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Nonprescription morning-after pill harmful, USCCB tells FDA

.- The U.S. bishops are urging the Food and Drug Administration to reject all applications to make Plan B, also known as the morning-after pill, available over the counter.

In an Oct. 27 letter to the FDA, Mark Chopko, USCCB general counsel, said Plan B “is one instance of a drug in which over-the-counter availability, either generally or to a subpopulation, would be injurious to many—children and adults, as well as health care providers and professionals.”

On August 26, the FDA invited public comment on the circumstances under which an active ingredient may be simultaneously marketed in both prescription and over-the-counter form. The notice of proposed rulemaking came in response to an earlier proposal to make Plan B available over the counter to persons over the age of 16.

Chopko included the USCCB’s five reasons for their opposition. First, if Plan B became available over-the-counter, it would make it easier for minors to obtain the drug without a physician’s or parent’s involvement.

“A minor could procure the drug indirectly through a non-parental adult, or might obtain it directly as a result of lax enforcement by the pharmacy, misrepresentation, or theft,” the bishops argue.

The bishops also fear that girls and women will use the pill multiple times, rather than as directed, to the detriment of their health. Third, over-the-counter availability will undermine efforts to encourage parents’ participation in decisions affecting the health of their dependent minor children.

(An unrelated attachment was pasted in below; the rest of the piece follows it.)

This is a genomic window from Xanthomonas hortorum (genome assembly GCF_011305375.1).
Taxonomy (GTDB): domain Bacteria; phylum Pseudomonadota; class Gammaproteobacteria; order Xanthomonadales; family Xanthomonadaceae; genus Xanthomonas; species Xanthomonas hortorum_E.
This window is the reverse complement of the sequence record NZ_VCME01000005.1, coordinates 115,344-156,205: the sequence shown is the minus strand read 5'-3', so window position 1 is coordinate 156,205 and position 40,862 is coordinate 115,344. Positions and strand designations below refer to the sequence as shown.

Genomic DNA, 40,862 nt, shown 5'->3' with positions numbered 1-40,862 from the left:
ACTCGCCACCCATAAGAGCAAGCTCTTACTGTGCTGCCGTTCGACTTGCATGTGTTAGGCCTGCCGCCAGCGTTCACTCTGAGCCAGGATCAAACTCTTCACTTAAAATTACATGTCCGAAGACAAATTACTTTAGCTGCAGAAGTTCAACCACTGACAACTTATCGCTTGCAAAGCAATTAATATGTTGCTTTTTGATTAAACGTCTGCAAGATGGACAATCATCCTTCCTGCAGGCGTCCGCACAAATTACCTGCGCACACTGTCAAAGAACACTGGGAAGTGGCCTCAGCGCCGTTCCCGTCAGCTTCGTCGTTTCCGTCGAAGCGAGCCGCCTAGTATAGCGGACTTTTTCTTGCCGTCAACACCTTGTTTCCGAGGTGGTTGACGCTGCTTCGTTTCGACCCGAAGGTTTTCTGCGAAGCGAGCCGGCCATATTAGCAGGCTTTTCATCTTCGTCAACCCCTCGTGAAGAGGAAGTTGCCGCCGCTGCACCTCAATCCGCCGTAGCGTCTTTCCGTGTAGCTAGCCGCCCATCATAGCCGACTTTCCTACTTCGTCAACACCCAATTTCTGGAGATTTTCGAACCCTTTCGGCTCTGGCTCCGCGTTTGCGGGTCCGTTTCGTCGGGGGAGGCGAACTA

Fourth, over-the-counter availability does nothing to educate women about the drug and its implications. As such, it may put into question whether a user’s consent will be truly informed.

“Girls (and many adult women, for that matter) may be unaware that in some circumstances Plan B can have an abortifacient effect by interfering with the survival of a newly conceived human being,” the bishops said. “Over-the-counter use … will only increase the likelihood of continued ignorance about the drug’s mechanisms, which in turn affects whether consent to its use is truly informed.

Finally, over-the-counter availability “will likely compound the pressure already being placed upon health care providers and professionals to violate their conscience.” The bishops noted that the question has already been raised about whether or not pharmacists could refuse to sell the drug according to their conscience.


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